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Does it matter if Assad used sarin?

Does the possibility (likelihood?) that Syrian government forces have used sarin gas strengthen the case for military intervention or at least great U.S. involvement?

Pro-intervention hawks like Sen. John McCain certainly think so and have been quick to remind everyone that President Obama called chemical weapons use a "red line." But McCain has been a vocal advocate of greater U.S. action for quite some time, which suggests that the use of chemical weapons hasn't really altered his thinking at all. Nonetheless, it is also worth noting that far more sensible commentators -- such as former CIA analyst Emile Nakhleh -- also view these reports as an additional reason to topple Assad sooner rather than later.

But why? Nobody should be pleased that Assad's forces (may) have used chemical weapons, but it is not obvious to me why the choice of weapon being used is a decisive piece of information that tips the balance in favor of the pro-intervention hawks. It's been obvious for decades that the entire Assad regime was nasty, and it's been equally clear that the government forces were using lots of destructive military force to suppress the opposition. How else did 70-80,000 Syrians die over the past two years? It's not as though Assad has been acting with great restraint and sensitivity to civilian casualties and then suddenly decided to unleash sarin gas. Does it really matter whether Assad is killing his opponents using 500-pound bombs, mortar shells, cluster munitions, machine guns, icepicks, or chemical weapons? Dead is dead no matter how it is done.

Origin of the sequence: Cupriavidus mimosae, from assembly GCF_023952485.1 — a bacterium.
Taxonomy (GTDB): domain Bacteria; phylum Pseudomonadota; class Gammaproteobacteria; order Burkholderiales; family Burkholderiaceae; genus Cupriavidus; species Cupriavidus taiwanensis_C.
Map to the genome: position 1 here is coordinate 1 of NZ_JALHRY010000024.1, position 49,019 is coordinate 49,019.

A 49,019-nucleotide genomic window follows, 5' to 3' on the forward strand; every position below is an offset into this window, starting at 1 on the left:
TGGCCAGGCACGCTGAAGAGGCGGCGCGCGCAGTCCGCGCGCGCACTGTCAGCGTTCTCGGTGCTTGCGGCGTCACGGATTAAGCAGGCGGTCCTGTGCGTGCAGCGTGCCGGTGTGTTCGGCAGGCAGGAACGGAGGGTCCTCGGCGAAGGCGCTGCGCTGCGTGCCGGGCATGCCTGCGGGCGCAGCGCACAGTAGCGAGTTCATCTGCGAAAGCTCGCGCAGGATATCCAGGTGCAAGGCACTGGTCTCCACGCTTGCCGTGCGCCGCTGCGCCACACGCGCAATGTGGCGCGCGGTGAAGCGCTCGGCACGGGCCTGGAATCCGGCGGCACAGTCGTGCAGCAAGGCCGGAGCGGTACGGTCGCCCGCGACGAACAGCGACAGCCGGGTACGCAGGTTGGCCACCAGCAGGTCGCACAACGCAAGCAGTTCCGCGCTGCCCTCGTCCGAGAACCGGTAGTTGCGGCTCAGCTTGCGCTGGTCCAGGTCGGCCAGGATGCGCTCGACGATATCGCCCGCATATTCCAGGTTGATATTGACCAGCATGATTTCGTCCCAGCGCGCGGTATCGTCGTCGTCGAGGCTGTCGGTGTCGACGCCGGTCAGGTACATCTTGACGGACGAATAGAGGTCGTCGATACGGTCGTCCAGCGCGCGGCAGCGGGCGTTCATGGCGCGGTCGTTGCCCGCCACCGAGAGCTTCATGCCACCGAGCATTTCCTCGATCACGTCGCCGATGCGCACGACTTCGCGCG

The case against direct U.S. intervention never depended on believing that Assad was anything but a thug; rather, it rested first and foremost on the fear that intervention might make things worse rather than better. Specifically, it has rested on the interrelated concerns that 1) the fall of the Assad regime might unleash an anarchy of competing factions and warlords, 2) the opposition to Assad contained a number of extremist groups whose long-term agendas were worrisome, and 3) pouring more weapons into a society in the midst of a brutal civil war would create another Afghanistan, Iraq, or 1970s-era Lebanon. These prudential concerns still apply, irrespective of the weaponry Assad's forces have chosen to employ. And if his forces have used chemical weapons, then one might even argue that it raises the risks of intervention and thus strengthens the case against it.

This is not an open-and-shut issue, and there are obvious points to make on the other side. Obama did suggest that chemical weapons use might be a "red line," in what was a fairly transparent attempt to deter Assad from going down that road. So one might argue that Washington would incur some loss of credibility if it does not respond now. Although I think we routinely exaggerate concerns about our credibility, that doesn't mean that it is of no concern at all. Nonetheless, Obama's prior statements do not require any particular response, and the administration certainly shouldn't do something unwise simply because it feels it has to do something.  

One might also argue that chemical weapons are a form of WMD and that allowing Assad to get away with their use will undercut the existing taboo against these weapons. There's a case for that point of view, but I think it exaggerates the supposedly "unique" lethality of chemical weapons. Sarin is very bad stuff, but it is not like a nuclear weapon. Nor should we forget that governments can sometimes kill lots of people using rather simple weapons -- in the Rwandan genocide, they did it with machetes -- and the overwhelming number of deaths in Syria have occurred through conventional means.